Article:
The beach in Monaco was under-crowded thanks to the partly-cloudy weather, but the casino in Monaco was awash with tourists out front having their pictures taken. Old friends from Bonn, Germany, met us there in their rental car to have a weekend of fun in the sun. We have a long history of meeting at various beaches in the world, having first met in Mikonos in 1979 on “Super Paradise” well known for nude sunbathing and an easy place to make friends (when we were much younger and freer!). Off we all went to drive through the wealthy resort towns of Villefranche, Eze, Roquebrune, Cap d’Ail and Menton, heading for Ventimiglia, the first town after crossing the border into Italy.
Before wandering through the Friday afternoon market of clothing, knickknacks and food stuff, we took a brief walking tour of “Ventimiglia Alta” — twisting, crumbling medieval alleys and dark streets, falling apart but alive, having once belonged to the Benedictine Monks of The Isle of Lerin (just off Antibes) who had connections to Seborga, of Templar fame. The Cathedral, which has a crypt dating from the 7th-century, is being fitted with a new organ (we heard them tuning it) and is said to be built on the site of a pagan temple from the inscription inside to Juno (Hera), wife of Jupiter (Zeus). The “trompe l’oeil” on the ancient buildings throughout the tiny town are astonishing, juxtaposed by adjacent hangings of the daily wash.
Down at the market below, we took advantage of the beautiful and inexpensive leather goods, kitsch souvenirs and aged Parmesan cheeses at bargain prices. The merchants all speak Italian, French and some English, sometimes all at once! Before returning to France, we drove a bit further to San Remo, for real Italian pasta at a ‘Ristorante’ overlooking the sea.
Saturday and Sunday were designated beach days, opting to test out the very civilized and the very “sauvage.” Pascal was staying in a vacation rental apartment offered by an American friend, Shelley Benton, in one of the chicest spots on the Riviera — Villefranche.
Villefranche as much like Italy by the sea than any Italian town…a
fruit bowl of Mediterranean colors, charming old buildings, narrow cobblestoned pathways, tiny restaurants and lovely boutiques. The apartment Pascal had rented had been beautifully renovated and decorated and was like an aerie perched high with lovely views of the red-tiled roofs, the town church and the sea.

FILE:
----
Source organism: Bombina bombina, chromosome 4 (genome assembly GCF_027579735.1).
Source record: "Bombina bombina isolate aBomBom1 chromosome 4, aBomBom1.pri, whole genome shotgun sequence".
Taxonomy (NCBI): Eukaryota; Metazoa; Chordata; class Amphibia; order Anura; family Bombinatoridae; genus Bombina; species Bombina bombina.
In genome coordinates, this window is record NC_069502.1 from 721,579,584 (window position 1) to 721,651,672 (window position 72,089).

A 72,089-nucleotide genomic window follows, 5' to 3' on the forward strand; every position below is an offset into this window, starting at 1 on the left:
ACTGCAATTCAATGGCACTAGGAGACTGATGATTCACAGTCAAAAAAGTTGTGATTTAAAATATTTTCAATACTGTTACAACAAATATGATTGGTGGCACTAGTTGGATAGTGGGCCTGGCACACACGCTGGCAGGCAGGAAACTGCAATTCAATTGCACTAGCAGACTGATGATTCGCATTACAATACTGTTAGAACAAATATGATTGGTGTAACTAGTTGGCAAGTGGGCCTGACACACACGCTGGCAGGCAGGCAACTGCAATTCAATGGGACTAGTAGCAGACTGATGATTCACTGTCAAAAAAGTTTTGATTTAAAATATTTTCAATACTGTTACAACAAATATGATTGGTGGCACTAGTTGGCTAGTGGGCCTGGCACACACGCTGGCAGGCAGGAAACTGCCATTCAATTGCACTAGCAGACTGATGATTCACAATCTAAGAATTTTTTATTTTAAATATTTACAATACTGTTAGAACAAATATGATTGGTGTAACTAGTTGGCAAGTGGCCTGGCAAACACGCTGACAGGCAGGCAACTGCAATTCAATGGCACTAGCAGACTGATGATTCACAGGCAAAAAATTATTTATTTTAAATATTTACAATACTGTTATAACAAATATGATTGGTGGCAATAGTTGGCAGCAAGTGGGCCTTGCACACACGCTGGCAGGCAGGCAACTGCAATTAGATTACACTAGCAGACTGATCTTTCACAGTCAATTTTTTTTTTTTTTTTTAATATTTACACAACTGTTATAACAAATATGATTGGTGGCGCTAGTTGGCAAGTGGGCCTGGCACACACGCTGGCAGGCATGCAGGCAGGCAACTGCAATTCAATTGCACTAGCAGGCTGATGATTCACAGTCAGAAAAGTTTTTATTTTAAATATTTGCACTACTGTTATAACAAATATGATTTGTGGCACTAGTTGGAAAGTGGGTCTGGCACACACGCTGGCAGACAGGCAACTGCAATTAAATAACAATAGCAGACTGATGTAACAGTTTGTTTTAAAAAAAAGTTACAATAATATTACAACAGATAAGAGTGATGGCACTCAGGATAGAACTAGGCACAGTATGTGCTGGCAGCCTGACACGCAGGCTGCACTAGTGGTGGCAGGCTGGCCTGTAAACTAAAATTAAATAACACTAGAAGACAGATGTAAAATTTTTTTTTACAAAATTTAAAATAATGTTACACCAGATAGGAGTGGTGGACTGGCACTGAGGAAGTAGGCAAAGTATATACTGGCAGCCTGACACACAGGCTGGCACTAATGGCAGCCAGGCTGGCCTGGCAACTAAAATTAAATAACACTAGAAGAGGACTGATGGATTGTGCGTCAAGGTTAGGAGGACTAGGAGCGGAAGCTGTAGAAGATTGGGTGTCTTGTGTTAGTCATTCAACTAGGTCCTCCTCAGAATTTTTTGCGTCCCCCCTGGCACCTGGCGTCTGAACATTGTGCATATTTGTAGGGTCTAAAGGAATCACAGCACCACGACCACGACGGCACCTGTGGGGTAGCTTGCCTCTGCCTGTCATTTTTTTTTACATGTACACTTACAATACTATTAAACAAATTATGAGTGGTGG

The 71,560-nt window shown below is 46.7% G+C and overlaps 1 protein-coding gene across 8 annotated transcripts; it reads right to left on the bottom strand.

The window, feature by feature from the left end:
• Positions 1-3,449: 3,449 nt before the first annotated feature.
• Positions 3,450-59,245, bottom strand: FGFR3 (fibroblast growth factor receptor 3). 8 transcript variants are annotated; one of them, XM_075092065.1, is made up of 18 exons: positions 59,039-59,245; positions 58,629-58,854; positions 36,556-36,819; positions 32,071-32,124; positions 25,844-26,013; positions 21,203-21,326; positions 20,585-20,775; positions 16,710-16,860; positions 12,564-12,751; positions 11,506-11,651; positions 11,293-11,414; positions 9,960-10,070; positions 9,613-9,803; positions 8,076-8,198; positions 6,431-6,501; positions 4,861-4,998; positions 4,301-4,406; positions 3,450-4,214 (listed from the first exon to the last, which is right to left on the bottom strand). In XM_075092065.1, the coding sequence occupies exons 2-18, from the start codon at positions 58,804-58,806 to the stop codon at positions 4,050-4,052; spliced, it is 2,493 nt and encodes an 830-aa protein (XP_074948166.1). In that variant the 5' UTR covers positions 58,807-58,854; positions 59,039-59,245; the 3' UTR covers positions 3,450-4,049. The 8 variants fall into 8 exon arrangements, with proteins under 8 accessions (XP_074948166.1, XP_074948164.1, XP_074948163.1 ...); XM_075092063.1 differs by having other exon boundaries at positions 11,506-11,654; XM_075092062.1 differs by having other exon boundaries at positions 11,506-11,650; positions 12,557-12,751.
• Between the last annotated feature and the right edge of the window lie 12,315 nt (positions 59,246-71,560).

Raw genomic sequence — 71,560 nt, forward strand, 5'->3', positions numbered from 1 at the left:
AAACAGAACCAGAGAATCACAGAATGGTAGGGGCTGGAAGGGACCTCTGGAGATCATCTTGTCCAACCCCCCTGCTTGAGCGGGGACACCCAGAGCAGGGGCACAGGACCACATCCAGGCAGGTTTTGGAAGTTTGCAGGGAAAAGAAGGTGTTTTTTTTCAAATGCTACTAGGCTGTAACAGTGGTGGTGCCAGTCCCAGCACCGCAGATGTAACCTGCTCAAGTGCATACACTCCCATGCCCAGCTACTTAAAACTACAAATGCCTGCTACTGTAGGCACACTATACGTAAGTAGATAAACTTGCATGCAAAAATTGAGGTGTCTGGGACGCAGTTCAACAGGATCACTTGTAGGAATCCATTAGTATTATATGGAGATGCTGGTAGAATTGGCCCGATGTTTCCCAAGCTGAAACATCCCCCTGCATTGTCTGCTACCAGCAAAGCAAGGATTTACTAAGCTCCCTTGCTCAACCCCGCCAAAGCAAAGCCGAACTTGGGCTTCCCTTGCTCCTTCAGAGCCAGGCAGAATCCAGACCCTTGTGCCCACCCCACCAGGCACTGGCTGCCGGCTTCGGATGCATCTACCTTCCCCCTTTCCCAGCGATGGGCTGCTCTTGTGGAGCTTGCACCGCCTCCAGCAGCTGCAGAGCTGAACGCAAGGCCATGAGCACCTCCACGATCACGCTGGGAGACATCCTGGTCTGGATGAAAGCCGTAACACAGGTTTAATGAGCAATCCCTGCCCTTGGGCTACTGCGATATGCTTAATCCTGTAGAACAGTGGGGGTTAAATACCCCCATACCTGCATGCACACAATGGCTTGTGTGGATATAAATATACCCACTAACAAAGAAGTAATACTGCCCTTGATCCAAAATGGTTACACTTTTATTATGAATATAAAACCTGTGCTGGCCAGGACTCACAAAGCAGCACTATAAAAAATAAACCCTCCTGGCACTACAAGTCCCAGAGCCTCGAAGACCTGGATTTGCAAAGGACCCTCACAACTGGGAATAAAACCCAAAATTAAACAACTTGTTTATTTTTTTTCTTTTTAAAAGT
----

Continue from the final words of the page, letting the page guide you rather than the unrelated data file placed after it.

It was there that we rented “chaise longues,” ordered up cold rosé wine by the glass, and basked in the sun until sundown. American voices perked up our ears, only to discover Shelley herself just standing before us, with her American family visiting, all enjoying the gorgeous Summer weather on the tiny pebbles of Villefranche. (To learn more about how to reserve your stay in Villefranche, visit http://www.rivieraexperience.com/ )
The next day we drove a little further to Eze sur Mer, where there is a long steep step path down to a quiet little cove with no amenities, fewer people and cleaner, clearer water. From the shore, you can see an enormous villa perched over the rocks with several swimming pools, guest houses and a funicular to transport you from one abode to the other. Over the next ridge, taking another steep and narrow path over the rocks, well hidden, is a haven for gay nude sun bathers — the men basking themselves on the edges of the rocks at the edge of the sea. A glimpse was all I needed to know I wasn’t welcome!
In the evenings we wandered the streets of Old Nice, perused the stalls of local handicrafts, dined on seafood and washed it down with cool rosé wines. Pascal and I each dreamed of owning our own little pied-à-terre in Nice, arguing over which location would suit us best and how delightful it would be to balance our lives in Paris with a Riviera lifestyle.
This afternoon I’ll board the TGV in Nice Ville and by tonight the palm trees will have given way to the street lamps of Le Marais. Hopefully the Riviera tan won’t fade too quickly, nor will the sunny memories of the two blue coasts of France.
A la prochaine…
Editor, Parler Paris
P.S. My petit studio, “Le Provençal,” is as close as one can get for a stay in Paris with the ambience of Provence. Book now before it’s too late for the busy fall season in Paris. See /parlerparis/apartments/rentals/provencal.html for more information.